Health benefits aside, the melding of raspberry, cranberry, cedar, and spruce makes for a fruity shrub with unique, juicy undertones.
3 cups of “juicy” ingredients: 1 cup raspberries, 1 cup cranberries, 1 cup Cedar/Juniper berries
1 cup “leafy” ingredients: fresh spruce tips (picked from the tree in May)
1 cup (roughly) of juice to add to shrub after straining out matter (cranberry juice)
1-2 Tbsp. sweetener (sugar, agave, honey, stevia)
Fresh herbal sprigs (fresh mint works great)
Digestive Tonic Shrub – Kiwi, Green Tea, Aloe
The probiotic benefits of shrubs are patently obvious, making any among them a great digestive tonic. However, you can bring in the added aid of kiwi and aloe juice – both which help keep the bowels “moving” and soothe the digestive tract (medical info supporting that here and here).
The same sources point to both being ideal herbs and foods for diabetics – kiwi is a low-glycemic, while aloe has properties to stabilize blood sugars. As it is well established, the addition of some green tea brings in beneficial antioxidants, which can help marginally take care of digestive inflammatory issues.
3 cups of “juicy” ingredients: chopped kiwi fruit
1 cup “leafy” ingredients: loose leaf green tea
1 cup (roughly) of juice to add to shrub after straining out matter: aloe juice
1-2 Tbsp. sweetener (sugar, agave, honey, stevia)
Fresh herbal sprigs (fresh mint works great)
Happy Shrub-making! Have your own recipes and inspirations? You can share them in the comments below.
References: Oakley, Tim (August 9, 2011). “Shrub: A History”. Class Magazine. Difford’s Guide. – “Anticancer impacts of potentially probiotic acetic acid bacteria isolated from traditional dairy microbiota.” ScienceDirect.com/LWT – Food Science and Technology.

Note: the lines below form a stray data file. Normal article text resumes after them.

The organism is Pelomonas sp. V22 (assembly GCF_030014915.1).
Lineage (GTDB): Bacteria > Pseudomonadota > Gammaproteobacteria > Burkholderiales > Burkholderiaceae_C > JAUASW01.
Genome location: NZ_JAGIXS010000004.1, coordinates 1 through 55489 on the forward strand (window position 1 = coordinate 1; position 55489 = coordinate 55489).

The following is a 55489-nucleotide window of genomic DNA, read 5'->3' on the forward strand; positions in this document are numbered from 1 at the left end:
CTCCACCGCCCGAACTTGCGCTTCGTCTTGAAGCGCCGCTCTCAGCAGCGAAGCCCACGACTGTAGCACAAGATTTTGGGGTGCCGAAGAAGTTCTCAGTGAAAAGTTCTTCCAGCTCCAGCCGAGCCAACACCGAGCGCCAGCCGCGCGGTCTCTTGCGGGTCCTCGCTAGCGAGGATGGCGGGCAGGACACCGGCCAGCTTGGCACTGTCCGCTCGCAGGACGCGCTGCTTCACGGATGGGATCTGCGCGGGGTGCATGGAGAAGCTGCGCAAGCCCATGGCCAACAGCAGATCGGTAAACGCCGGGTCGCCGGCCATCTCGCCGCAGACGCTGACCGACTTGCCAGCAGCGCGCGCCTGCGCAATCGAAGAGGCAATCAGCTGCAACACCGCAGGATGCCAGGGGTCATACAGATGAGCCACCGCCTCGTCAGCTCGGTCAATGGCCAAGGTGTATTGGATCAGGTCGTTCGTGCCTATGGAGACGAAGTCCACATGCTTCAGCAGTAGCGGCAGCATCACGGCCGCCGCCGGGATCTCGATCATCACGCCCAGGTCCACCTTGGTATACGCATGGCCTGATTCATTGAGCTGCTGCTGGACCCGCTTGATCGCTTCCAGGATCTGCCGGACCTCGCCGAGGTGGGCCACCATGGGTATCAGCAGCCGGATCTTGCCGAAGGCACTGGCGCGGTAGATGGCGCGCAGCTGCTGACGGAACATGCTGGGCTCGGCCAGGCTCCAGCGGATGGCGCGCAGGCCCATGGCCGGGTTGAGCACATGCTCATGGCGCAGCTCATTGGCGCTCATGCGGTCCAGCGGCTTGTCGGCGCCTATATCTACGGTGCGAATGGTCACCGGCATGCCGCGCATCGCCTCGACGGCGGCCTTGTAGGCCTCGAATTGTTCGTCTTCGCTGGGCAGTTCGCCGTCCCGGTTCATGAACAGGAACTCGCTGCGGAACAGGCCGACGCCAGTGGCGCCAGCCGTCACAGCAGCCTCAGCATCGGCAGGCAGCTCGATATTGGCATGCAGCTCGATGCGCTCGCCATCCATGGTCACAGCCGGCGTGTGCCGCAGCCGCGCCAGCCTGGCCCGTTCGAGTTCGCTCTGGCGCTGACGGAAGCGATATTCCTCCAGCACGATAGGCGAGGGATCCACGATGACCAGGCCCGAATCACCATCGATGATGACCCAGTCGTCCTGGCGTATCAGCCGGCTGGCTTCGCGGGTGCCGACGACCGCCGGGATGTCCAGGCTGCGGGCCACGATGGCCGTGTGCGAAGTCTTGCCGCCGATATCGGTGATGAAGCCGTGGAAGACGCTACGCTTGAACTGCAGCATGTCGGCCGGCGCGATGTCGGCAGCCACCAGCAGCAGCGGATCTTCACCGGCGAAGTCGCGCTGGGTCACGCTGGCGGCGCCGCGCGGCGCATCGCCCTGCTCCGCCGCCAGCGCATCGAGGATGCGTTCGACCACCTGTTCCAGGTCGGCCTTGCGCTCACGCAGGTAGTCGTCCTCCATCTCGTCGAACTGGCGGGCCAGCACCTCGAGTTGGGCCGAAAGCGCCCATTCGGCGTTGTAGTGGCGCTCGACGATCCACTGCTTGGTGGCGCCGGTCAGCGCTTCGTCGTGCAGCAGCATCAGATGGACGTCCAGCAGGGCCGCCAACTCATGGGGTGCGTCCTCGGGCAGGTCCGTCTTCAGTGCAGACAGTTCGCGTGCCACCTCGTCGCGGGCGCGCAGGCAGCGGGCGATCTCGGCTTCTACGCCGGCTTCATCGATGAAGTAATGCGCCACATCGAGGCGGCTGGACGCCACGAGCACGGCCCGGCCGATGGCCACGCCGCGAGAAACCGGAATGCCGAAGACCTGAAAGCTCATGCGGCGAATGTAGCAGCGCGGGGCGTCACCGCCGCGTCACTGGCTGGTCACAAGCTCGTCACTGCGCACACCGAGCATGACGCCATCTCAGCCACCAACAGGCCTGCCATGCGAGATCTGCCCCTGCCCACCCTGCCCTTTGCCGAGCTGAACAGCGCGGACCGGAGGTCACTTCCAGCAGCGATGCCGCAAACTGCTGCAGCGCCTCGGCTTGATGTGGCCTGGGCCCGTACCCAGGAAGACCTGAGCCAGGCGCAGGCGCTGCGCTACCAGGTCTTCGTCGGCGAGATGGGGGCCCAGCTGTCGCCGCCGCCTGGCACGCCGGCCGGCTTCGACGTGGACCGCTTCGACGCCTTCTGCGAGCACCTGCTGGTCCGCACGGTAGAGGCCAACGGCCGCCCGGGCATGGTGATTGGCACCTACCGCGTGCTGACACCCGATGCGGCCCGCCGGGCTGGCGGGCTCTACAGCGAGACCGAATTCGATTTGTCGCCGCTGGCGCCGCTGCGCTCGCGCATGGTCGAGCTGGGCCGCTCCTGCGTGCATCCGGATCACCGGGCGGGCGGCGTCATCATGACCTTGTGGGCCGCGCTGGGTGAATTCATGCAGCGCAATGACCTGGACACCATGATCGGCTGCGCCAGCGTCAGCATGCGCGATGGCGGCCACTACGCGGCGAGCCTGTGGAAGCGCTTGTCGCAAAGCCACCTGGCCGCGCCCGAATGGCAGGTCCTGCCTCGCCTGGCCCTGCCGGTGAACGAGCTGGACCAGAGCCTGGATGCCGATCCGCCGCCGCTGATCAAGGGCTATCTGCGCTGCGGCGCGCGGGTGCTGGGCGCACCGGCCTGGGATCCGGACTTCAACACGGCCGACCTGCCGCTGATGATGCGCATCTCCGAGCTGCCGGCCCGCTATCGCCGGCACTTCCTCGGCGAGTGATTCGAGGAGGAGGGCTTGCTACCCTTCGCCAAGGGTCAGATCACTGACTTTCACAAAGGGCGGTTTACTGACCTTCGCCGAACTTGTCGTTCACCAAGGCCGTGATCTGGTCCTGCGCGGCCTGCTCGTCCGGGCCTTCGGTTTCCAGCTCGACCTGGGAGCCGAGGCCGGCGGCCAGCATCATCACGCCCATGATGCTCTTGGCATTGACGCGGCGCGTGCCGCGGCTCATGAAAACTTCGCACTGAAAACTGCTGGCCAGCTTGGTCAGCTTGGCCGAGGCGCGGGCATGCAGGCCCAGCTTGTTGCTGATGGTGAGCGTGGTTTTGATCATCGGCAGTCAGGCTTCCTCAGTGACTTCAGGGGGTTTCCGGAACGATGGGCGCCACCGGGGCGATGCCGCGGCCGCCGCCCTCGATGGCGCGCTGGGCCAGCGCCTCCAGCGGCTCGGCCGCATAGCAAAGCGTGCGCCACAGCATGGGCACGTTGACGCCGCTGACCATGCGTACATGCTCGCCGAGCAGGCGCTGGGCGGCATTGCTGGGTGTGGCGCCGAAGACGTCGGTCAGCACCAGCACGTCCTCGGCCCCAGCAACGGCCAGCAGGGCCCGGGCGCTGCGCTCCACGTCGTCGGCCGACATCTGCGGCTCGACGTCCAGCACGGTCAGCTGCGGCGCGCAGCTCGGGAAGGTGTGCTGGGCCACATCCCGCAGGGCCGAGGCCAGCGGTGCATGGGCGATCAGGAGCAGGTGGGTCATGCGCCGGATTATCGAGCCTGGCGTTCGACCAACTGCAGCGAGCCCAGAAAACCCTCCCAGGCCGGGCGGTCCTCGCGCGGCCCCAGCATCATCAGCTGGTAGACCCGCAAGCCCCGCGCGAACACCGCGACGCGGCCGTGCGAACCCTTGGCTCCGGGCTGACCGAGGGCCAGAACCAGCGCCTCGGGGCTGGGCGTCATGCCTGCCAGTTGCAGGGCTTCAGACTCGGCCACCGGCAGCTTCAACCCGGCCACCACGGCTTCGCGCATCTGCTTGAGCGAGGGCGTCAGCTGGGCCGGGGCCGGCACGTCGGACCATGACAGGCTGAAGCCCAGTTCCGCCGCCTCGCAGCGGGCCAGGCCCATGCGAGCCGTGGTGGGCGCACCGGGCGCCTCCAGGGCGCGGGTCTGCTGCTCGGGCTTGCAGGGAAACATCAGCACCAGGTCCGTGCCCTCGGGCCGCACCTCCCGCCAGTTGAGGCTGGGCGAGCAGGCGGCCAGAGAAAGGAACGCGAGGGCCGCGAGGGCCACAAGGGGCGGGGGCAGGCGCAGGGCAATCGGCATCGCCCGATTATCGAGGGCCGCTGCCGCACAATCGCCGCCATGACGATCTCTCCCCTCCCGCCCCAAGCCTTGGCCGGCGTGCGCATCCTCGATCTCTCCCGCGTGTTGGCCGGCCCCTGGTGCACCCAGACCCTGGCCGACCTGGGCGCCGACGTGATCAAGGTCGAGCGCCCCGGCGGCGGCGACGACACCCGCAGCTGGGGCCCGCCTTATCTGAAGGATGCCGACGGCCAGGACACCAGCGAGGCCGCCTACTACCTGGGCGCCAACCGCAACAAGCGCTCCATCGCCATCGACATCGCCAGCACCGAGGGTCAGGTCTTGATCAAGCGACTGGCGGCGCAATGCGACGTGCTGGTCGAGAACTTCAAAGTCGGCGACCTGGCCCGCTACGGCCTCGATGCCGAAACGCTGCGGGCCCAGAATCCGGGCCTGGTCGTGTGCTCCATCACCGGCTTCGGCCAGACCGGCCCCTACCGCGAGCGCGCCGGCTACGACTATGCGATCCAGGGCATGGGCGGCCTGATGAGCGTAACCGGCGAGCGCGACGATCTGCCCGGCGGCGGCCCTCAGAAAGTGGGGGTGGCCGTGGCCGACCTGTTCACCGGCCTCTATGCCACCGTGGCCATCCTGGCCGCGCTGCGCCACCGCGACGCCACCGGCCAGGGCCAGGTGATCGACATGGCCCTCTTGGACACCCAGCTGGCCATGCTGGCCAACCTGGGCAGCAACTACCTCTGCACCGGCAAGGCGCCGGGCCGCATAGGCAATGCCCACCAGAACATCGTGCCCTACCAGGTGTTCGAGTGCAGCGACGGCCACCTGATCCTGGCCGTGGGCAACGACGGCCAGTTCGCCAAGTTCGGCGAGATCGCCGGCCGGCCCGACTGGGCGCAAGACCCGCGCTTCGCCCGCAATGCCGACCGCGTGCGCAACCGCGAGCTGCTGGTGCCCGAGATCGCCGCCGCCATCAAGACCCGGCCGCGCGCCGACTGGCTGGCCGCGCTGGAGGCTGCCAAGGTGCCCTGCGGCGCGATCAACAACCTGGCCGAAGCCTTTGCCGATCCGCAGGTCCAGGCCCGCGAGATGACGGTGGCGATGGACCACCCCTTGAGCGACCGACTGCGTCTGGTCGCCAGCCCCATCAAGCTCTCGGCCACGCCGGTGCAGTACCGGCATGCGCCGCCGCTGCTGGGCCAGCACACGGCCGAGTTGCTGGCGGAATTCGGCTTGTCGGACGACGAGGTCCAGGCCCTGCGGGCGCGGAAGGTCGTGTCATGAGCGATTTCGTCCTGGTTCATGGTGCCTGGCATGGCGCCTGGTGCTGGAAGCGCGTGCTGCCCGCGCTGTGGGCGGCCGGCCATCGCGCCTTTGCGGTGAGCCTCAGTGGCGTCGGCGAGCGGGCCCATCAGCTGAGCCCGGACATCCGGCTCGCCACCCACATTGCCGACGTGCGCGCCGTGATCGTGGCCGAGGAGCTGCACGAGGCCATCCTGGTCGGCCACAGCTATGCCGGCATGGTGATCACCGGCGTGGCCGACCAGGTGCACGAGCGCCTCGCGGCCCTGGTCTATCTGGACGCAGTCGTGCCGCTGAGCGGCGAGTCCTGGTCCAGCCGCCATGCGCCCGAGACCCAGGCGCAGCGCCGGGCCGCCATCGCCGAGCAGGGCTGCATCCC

This article on using herbs with your neti pot is dedicated to those funky, dry late-winter months, blending into Spring – a time when cold and flu season seems to be over, and yet you find yourself still blowing your nose, over and over.
You might be a bit unsure about whether you are dealing with allergies, or the last cold of the season to kick your butt.
In fact, at this very particular time right now during late Winter/early Spring, I’ve been seeing and hearing a lot about folks coming down with something: not quite a cold, but not quite something easy to ignore, either.
Think inflamed, stuffy sinuses, allergies, plugged ears, and the vestige of a cough, with some lingering respiratory issues as if they have just overcome a cold. Sometimes there are even swollen lymph nodes, tonsils, and throat symptoms thrown into the mix. Sound familiar?
I have found myself hesitant to just recommend the typical cold and flu herbs in these situations. Immunity is always important to focus on, and the tried-and-true bulls-eye of the practicing herbalist. But what about the best relief, on top of all that, and with the help of herbs used at home – sinus relief?
Neti Pots and Their Virtues
The past couple years, Neti pots have been my constant go-to when I’m in the midst of cold, flu, and allergy troubles. Especially when it takes a while for those immune-stimulating anti-cold herbs to kick in, or an herbal steam just won’t get into the sinuses fast enough – I open up my cupboard, and take my Neti pot off the shelf.
It gets rid of all of the gunk, and quickly. Once I realized I could combine herbs with Neti rinses, I have since chosen this method as a top one in my arsenal for colds and flu fighting.